Friday, February 29, 2008


And when not to colour. Some years ago Maus had a note on the round robin pages talking about doily colours. She pointed out that a doily using dark and light colours can look really pretty and very dramatic but when you lay it down on a dark wood table the dark colours can blend into the background. Similarly the light colours can almost disappear if the table surface is a light colour. None of that matters if the doily is going to be framed. So for round robins it's important for the participants to know where the doily will finally be displayed.

Colour can make or break a doily. A doily that makes good use of negative space can be really beautiful and a designer may use colour to emphasize the design and make it really "pop". Think of a simple ring and chain edging. You can work it all in one colour or you can use one colour for rings and another for chains. Do the ring in red and the chain in green and you go from a ring and chain edging to a row of flowers. Similarly colour in a doily can be used to emphasize one element while another is subdued.

See this pink butterfly? The first one was done all in one colour and while you could tell it was a butterfly, it didn't really come to life until I changed the middle row of split rings to black. It separated both sides and defined the body of the butterfly.

Variegated threads can add a whole new dimension to tatting and the effects can be terrific or terrible. This is the same butterfly using both solid and variegated thread, but the placement of the light and dark sections of the thread was deliberate. The butterfly is made using 2 shuttles. One was wound with the solid blue that is a pale shade matching the palest colour of the variegated thread and the other shuttle was wound with the variegated thread. The darkest sections were used close to the butterfly body which is black just like the pink butterfly. The colour changes from dark to light as it works toward the outer edge of the butterfly wings. You might think that the whole butterfly was done in just variegated thread, but it wasn't.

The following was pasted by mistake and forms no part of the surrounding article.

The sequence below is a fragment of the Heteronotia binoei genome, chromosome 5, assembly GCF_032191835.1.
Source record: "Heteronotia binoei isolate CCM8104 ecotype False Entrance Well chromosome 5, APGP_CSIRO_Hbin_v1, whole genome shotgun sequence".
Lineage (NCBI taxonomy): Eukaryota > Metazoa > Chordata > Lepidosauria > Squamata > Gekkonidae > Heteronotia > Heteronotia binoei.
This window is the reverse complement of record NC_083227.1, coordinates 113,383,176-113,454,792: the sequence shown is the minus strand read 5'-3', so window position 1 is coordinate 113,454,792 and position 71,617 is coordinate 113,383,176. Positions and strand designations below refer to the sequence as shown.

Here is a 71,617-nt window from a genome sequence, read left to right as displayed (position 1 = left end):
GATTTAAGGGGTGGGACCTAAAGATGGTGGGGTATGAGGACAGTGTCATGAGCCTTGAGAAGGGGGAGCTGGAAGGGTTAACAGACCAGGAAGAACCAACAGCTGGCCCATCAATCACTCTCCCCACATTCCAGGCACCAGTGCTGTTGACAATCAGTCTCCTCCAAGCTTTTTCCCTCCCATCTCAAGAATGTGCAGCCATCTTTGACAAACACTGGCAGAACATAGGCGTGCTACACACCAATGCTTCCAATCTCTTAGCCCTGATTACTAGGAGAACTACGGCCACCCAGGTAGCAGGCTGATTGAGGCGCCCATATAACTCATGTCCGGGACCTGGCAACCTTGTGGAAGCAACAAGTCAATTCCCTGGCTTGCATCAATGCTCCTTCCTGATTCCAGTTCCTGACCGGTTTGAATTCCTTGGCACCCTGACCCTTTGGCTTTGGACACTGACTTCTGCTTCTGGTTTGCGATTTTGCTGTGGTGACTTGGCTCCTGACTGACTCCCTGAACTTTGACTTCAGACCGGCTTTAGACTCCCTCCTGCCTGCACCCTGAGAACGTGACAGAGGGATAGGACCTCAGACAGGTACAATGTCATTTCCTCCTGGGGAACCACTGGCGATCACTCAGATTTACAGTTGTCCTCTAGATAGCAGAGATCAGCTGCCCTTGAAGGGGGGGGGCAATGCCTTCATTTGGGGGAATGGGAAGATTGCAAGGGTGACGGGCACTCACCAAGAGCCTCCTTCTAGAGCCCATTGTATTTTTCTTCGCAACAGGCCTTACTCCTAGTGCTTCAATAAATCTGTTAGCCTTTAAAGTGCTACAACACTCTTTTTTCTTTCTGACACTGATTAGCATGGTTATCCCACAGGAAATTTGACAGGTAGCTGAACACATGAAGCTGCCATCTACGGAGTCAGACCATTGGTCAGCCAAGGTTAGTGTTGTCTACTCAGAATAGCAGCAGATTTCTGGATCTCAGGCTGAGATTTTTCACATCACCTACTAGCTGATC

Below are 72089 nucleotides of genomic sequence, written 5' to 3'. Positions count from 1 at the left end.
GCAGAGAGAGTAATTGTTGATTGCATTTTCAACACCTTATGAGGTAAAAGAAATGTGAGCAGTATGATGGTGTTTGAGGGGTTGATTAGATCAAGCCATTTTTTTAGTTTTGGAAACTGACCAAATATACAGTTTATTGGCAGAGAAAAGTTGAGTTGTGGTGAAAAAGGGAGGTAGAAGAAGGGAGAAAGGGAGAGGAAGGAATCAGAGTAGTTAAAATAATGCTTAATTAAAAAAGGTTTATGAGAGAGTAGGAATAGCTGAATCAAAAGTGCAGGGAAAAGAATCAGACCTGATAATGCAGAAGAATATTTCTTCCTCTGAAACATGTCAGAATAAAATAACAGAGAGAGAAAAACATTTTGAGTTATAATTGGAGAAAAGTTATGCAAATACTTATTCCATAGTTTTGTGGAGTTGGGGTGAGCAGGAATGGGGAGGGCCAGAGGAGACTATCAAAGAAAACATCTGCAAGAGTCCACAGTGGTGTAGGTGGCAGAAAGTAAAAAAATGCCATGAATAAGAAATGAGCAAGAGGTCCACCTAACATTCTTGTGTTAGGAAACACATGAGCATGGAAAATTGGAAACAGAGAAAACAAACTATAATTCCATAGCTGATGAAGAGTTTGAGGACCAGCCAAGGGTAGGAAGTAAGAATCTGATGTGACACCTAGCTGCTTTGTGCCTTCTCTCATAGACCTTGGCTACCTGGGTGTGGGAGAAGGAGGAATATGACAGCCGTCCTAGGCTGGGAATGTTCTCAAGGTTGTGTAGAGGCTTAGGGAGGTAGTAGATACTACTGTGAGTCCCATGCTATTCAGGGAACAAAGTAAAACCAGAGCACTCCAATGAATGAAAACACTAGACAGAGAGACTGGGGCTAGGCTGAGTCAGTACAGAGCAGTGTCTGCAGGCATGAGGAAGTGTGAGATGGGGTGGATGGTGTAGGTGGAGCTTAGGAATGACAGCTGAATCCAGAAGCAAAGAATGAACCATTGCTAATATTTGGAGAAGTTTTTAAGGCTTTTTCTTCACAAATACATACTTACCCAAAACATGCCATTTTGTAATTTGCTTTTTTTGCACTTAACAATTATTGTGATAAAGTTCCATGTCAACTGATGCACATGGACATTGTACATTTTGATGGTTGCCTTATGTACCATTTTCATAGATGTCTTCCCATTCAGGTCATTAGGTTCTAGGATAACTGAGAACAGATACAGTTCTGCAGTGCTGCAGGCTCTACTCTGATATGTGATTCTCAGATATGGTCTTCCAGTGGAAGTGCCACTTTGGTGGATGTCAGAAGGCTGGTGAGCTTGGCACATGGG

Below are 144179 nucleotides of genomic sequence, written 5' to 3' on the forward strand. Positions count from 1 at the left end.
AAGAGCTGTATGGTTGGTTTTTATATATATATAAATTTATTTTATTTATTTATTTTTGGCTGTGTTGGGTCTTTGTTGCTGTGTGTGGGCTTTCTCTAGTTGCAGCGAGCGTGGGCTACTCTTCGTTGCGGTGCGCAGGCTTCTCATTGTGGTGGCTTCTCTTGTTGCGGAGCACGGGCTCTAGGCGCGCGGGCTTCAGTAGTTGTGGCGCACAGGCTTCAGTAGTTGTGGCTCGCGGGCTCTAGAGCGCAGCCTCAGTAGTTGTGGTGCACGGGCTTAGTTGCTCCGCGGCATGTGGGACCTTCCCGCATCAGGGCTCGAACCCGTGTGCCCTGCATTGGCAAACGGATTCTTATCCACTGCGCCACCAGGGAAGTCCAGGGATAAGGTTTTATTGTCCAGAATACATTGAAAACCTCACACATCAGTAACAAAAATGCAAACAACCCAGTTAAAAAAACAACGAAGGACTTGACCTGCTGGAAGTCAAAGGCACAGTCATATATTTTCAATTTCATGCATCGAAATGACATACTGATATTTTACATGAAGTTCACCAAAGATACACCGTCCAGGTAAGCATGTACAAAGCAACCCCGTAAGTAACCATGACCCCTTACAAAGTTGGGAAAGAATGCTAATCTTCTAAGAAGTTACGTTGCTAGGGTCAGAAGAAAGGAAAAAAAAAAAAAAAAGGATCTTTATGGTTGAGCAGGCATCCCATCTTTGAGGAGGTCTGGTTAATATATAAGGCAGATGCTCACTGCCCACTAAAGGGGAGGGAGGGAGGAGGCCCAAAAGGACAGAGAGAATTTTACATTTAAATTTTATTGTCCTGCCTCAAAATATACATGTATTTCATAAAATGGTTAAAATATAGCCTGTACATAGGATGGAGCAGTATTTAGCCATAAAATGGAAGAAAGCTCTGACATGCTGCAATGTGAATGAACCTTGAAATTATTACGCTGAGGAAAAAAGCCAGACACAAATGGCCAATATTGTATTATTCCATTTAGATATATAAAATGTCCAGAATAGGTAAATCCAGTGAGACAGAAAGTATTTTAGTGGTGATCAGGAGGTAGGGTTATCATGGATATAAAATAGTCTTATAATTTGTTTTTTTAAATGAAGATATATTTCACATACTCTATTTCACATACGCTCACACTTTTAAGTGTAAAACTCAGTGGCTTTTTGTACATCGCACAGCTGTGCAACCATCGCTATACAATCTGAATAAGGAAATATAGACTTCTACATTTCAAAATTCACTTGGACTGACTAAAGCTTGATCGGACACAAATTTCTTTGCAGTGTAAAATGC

Sometimes variegated thread can really add a wonderful dimension to tatting and sometimes it can completely ruin a beautiful design. In a doily where very effective use of negative space has been made so that shapes are evident within the design it is best to use a solid colour thread. A variegated thread will usually draw the eye to the colour and distract from the shape. In that instance colour and line would be at war with one another and neither win.
In a doily where the line and shape are simple and repetitive, variegated thread can break up the monotony and bring new life into the pattern. Long stretches of colour with gradual changes can make one effect on a design while another thread with short quick colour changes can bring a totally different effect. Sometimes the short quick changes can make a finished piece look choppy, but if the design warrants that kind of quick colour changes, it can be a very useful design tool.

Thursday, February 21, 2008

The Tatting of Kathy Niklewicz

I have been busier than a one armed paper hanger. I'm working on the designs for the newsletter and things are not flowing the way they ought to mostly because I haven't had quiet me time to just sit and tat. We've had to do a lot of running errands recently and the projects that I have been working on aren't progressing well 2 of the articles I had planned to include have had to be scrapped and now I have a new idea I'm working on that I hope will meet with better success. I have managed to send out all 5 of the Round Robin groups and I think I'm caught up on the 25 Motif Challenge.

The other day I was surprised to find in the mail a large envelope and when I opened it up there was a charming letter from a tatter I don't think I've "met" on any of the tatting lists. Kathy is an awesome tatter who is a member of the Beaver County Tatters of Old Economy PA, with enormous creativity. Sadly, she is blogless so we don't get an opportunity to see the things she has made so I just have to share it with you all.

Kathy's letter to me had a picture of one of Teri Deusenbury's hearts on it and the scanned picture doesn't do it justice. Kathy's note says that she attached it by pins to a velvet heart box and the pearls were sewn on after it was finished.

Kathy had intended to send her note to me at Christmas time but was delayed so included in her package was a Christmas card featuring Patti Duff's wreath design to which she added red rhinestones, a bow pin and a tiny ringing bell.

Also included in the package was a custom US postal stamp with the same tatted motif pictured on it. That definitely gives tatting an exposure it wouldn't have otherwise.

As part of the Beaver County Tatters, Kathy dresses up in period costumes and demonstrated tatting at a number of local festivals. She brings along her small Christmas tree covered with tatted ornaments and a small Victorian dollhouse with Victorian furnishings including tatted doilies valences and bedspread which get a lot of attention.She likes to design 3D items like this bell, egg, and heart and she often spends as much time decorating them as tatting them.

Kathy says these adorable parasols are simple ring and chain designs with an edging around the top. Sometimes she fills potpourri inside tulle netting and then she attaches a crystal call at the base. The basket was copied from one she discovered in an antique shop.

Her crowning achievement are these lovely Victorian Ladies Slippers which are about 4 inches long form heel to toe.

I'm so glad that Kathy sent me these pictures so that I could share them with you. She has such a wonderful way of presenting tatting that it's like it's a new art form.